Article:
On stage: Prof Alison Lewis dons the University Orator's gown, which she is taking over from Emer Prof Francis Wilson.
Professor Alison Lewis doesn't like the colour yellow - at least, not in clothing. But the striking mustard-coloured gown is about the only gripe she has with the job of University Orator, which she will take on formally when she delivers the citations for UCT's five honorary graduates at the upcoming June graduation ceremonies.
Lewis is taking the other tasks in her stride - from the deep background research (she's a leading, internationally-rated scholar, after all) and the writing (she did her fair share of student and political tracts in the 80s) to the actual oration (okay, she has some pre-emptive stage jitters, but she found at a recent awards ceremony that she quite relishes the duties of an MC).
Lewis, head of the Crystallisation and Precipitation Research Unit in the Department of Chemical Engineering, is (at 47) probably among the youngest (if not the youngest) of the university's recent orators. She is also the first woman to be formally appointed to the position. (Although, reports Registrar Hugh Amoore, a few women have donned the gown on ad hoc occasions.)
Overall head count for orators is tricky to come by, but records show that the university has formally appointed four or five since the 1970s. Lewis is turning to the most recent in that line - her direct predecessor, Emeritus Professor Francis Wilson - for guidance and advice.
Wilson, 71, has had the job for the past four years; he figured it was time to pass on the gown, so he nominated Lewis for the position.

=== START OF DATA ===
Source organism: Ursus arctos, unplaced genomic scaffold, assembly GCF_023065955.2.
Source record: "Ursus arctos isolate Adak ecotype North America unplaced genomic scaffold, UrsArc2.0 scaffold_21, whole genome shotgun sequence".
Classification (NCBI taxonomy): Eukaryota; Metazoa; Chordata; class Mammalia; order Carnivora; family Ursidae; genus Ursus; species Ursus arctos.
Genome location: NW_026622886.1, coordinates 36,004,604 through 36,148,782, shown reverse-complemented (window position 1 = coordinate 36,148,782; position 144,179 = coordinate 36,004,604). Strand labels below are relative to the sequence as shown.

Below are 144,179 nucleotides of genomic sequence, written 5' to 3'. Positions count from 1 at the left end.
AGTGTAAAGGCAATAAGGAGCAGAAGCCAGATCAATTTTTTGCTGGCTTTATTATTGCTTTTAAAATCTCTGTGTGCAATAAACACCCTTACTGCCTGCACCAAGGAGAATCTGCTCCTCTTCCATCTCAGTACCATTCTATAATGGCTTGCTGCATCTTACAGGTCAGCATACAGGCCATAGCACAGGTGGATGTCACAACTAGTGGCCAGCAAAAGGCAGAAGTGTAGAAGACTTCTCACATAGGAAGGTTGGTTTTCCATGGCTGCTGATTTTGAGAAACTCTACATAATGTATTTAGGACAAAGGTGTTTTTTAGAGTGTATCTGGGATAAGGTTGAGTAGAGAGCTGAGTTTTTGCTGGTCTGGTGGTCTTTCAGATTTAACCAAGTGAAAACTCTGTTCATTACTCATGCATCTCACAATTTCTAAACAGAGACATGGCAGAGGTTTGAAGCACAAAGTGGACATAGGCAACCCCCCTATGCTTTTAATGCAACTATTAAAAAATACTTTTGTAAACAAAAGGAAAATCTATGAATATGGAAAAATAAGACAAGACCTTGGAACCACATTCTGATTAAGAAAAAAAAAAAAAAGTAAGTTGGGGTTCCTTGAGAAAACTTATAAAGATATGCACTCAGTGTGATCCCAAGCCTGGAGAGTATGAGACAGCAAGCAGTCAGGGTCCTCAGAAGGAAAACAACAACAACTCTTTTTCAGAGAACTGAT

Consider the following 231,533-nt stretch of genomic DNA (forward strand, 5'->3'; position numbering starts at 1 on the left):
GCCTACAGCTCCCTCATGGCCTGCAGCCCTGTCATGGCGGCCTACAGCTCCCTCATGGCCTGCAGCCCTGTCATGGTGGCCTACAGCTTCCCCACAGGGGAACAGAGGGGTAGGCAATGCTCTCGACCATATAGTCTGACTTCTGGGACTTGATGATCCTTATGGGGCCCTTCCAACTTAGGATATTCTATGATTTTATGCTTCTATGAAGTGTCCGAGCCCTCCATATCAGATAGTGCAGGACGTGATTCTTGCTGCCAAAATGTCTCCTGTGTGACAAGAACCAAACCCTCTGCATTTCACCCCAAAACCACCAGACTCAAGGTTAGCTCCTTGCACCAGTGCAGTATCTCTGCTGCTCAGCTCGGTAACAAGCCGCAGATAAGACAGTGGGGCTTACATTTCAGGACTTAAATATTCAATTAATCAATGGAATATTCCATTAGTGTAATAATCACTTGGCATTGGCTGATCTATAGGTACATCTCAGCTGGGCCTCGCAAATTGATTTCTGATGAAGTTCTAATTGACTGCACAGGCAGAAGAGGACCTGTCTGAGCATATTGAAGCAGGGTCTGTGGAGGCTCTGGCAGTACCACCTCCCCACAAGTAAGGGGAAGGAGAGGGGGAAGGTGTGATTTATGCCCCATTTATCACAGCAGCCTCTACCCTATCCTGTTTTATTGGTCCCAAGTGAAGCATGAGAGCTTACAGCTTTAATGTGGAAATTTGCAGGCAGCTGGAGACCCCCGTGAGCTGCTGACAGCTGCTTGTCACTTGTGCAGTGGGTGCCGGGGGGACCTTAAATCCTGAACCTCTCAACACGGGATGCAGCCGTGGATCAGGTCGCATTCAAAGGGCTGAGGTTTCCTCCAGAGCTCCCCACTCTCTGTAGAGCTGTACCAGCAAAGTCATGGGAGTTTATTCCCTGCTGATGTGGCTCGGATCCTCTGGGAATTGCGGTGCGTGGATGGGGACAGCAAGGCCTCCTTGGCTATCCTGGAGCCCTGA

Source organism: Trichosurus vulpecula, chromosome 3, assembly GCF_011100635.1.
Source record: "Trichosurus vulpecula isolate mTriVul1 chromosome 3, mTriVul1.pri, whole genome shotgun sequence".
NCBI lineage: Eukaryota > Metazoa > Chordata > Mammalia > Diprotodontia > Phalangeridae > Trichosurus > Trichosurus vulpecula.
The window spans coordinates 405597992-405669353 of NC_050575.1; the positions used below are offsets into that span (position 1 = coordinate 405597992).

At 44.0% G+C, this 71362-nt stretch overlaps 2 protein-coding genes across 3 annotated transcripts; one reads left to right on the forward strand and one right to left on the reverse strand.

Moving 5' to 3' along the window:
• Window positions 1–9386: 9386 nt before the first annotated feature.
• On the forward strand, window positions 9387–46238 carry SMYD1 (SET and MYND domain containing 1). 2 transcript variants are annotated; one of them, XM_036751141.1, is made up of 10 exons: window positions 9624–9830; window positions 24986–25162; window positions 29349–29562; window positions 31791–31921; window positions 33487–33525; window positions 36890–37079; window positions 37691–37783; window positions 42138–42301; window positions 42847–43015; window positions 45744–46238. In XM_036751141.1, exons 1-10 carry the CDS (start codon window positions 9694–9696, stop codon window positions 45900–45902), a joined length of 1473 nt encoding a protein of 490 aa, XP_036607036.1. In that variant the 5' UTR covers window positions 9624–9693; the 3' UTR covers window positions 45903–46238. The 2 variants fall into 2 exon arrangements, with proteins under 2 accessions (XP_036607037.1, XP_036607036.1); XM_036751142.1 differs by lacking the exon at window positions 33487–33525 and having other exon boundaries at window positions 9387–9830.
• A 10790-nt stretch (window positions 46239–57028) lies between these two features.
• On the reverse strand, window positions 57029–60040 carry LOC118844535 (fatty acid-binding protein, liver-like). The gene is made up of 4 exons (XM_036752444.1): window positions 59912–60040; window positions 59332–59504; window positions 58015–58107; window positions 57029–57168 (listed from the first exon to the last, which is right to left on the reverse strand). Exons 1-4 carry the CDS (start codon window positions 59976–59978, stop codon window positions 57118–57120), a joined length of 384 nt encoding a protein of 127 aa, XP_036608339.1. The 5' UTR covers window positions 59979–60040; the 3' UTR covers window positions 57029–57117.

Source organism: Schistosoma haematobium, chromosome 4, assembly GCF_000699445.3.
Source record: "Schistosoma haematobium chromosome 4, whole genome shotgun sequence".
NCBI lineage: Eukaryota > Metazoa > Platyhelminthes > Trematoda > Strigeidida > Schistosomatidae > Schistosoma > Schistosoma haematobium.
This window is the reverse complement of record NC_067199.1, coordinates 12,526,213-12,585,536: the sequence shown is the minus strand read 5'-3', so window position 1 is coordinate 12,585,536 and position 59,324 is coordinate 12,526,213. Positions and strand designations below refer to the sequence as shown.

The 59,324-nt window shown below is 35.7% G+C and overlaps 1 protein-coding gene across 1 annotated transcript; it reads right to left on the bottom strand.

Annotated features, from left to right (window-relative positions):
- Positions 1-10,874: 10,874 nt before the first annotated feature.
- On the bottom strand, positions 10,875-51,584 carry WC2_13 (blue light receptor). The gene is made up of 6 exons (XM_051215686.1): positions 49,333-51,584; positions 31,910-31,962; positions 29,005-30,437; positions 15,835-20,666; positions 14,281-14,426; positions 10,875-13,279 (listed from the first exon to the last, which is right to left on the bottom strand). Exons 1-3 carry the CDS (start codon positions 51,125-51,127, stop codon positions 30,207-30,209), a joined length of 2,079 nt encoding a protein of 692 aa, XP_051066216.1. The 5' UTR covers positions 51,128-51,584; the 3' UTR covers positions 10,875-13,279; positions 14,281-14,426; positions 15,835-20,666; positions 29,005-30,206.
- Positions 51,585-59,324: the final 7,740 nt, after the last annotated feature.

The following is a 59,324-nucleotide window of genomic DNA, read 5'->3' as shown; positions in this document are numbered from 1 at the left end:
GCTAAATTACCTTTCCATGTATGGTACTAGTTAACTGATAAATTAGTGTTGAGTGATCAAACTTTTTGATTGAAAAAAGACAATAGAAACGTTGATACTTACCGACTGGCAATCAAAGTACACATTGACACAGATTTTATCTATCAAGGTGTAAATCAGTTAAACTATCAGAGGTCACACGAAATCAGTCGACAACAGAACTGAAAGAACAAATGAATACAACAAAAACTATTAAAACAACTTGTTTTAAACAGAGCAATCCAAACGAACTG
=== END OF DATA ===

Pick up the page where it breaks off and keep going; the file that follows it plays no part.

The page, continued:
"I wanted the job to go to someone who's younger, and interested, and understands (especially) the scientific stuff," he says. "Also, as a woman she brings a different perspective."
Lewis is picking up a few tips from Wilson (always keep a glass of water to hand, for example!). Also, delivering the final citation is but "the tip of a very big iceberg", he says - it's all about finding as much information as possible, and then bringing it all down to a memorable citation. (Bonsai biographies, he calls them.)
Putting that lesson into practice for the first time can be demanding. Lewis, a keen part-time writer, had to dedicate most of a recent weekend to her first two citations. And she's learning that it's a far cry from the more formal, passive-tensed and technical writing she practices as an engineer.
"I think the goal is to create something that's serious and dignified, but also quirky and interesting and not boring," she says.
Just like that gown.
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